“Punishment is good,” she tells Billy, just before whacking him
pitilessly. “Punishment is
inevitable.” Another nun worries
about Billy’s constant nightmares and disruptions of behavior patterns every
Christmas. She fears something
terrible resides within him, waiting to be triggered.
She’s right, of course. Otherwise,
we wouldn’t have a movie.
forward to 18 year old Billy (Wilson) leaving the orphanage.
He’s tall, strong, handsome, and sweet, and he gets his first job as a
stock boy in a toy shop. All seems well, until Christmas comes around.
Not only are the nightmares still prevalent, but to make matters worse,
his boss persuades him to take over as Santa Claus on Christmas Eve when his
regular man gets injured. Then he goes so far as to invite him to drink that night
after the store closes.
encounter with a near rape in the backroom finally brings all the psychological
pieces together, and Billy, dressed as Santa and believing Santa’s job is to
punish the naughty, begins a hideous bloodbath of carnage and mayhem.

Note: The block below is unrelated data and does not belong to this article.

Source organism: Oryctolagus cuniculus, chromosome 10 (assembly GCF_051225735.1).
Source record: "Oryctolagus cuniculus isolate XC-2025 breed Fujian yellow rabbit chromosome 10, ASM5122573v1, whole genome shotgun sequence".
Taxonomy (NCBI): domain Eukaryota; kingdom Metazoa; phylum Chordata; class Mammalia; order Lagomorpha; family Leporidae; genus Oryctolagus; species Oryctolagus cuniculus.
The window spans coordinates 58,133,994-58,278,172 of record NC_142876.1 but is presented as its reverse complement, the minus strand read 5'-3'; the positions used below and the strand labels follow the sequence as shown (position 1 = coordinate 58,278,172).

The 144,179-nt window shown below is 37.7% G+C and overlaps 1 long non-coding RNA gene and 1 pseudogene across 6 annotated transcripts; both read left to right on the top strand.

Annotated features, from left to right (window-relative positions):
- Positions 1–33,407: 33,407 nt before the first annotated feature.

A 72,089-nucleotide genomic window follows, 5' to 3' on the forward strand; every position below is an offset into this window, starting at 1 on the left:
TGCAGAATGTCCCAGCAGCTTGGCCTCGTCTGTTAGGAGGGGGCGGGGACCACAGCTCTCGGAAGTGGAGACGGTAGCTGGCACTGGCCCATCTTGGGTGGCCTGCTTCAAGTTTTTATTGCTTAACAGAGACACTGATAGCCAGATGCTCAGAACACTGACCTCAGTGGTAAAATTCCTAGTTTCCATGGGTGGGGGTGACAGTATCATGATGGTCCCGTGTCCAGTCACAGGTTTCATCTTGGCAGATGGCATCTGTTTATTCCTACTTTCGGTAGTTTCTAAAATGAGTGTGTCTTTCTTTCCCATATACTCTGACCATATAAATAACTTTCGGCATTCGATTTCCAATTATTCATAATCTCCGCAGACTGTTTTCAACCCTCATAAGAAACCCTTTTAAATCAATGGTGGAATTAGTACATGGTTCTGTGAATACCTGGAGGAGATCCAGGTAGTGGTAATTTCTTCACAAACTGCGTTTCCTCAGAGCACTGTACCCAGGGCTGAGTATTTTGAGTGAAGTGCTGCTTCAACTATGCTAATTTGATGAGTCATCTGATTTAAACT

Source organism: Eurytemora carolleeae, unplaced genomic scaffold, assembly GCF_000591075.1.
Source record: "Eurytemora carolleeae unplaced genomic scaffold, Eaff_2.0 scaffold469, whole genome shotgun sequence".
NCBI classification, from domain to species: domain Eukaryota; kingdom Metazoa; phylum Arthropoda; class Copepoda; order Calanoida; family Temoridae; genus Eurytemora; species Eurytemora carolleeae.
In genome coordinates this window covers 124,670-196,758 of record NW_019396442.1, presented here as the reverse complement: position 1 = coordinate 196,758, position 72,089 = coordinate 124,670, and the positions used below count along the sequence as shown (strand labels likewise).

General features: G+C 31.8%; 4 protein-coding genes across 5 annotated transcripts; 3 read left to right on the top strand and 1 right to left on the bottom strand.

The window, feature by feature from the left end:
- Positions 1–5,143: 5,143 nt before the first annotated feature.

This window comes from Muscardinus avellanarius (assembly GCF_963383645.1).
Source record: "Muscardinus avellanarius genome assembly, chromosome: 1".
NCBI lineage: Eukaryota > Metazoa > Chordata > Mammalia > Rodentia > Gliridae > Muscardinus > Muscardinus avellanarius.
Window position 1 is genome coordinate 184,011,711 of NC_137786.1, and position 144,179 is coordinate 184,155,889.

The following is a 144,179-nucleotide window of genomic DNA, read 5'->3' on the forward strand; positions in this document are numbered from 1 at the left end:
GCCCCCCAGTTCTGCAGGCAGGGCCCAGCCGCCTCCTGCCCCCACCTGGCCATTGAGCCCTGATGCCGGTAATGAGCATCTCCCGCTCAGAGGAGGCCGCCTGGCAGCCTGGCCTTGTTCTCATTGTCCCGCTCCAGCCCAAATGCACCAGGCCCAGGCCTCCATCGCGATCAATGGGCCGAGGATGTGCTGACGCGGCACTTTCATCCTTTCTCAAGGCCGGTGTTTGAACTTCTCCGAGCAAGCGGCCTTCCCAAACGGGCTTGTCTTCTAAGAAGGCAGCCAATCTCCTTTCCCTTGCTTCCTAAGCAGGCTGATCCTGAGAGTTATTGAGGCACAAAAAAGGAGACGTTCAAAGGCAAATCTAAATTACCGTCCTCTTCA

If he didn’t, we wouldn’t have a movie.
plenty of gratuitous nudity and violence to go around here.
Anchor Bay managed to reassemble a pretty complete and uncut version of
this film from a couple of different sources, so you can experience every grisly
detail. By and large, this is a
standard sort of slasher picture made more weird and disturbing by the fact that
you have a Santa Claus figure doing the killings.
also a bit unusual in that it inspires you to feel a little pathos for the
villain, if you want to call him that, by showing so much of the horrors of his
childhood. When he finally snaps
and goes a-hunting, we’re horrified, but still strangely sympathetic.
Robert Brian Wilson gives a decent performance, considering the basically
thankless role he has to fulfill. Without
it, we wouldn’t have a movie.
murders are good and gruesome, including an impaling, a bow and arrow trick,
using the business end (the claw) of a hammer, and so on.
Perhaps even more disturbing is that a Santa figure gets gunned down not
once, but twice, in front of a group of children.
response to the movie when it first appeared was swift, vigorous and merciless.
It was frequently pulled from exhibitions, banned from city to city, and
quickly built up a hate campaign like few had ever seen before.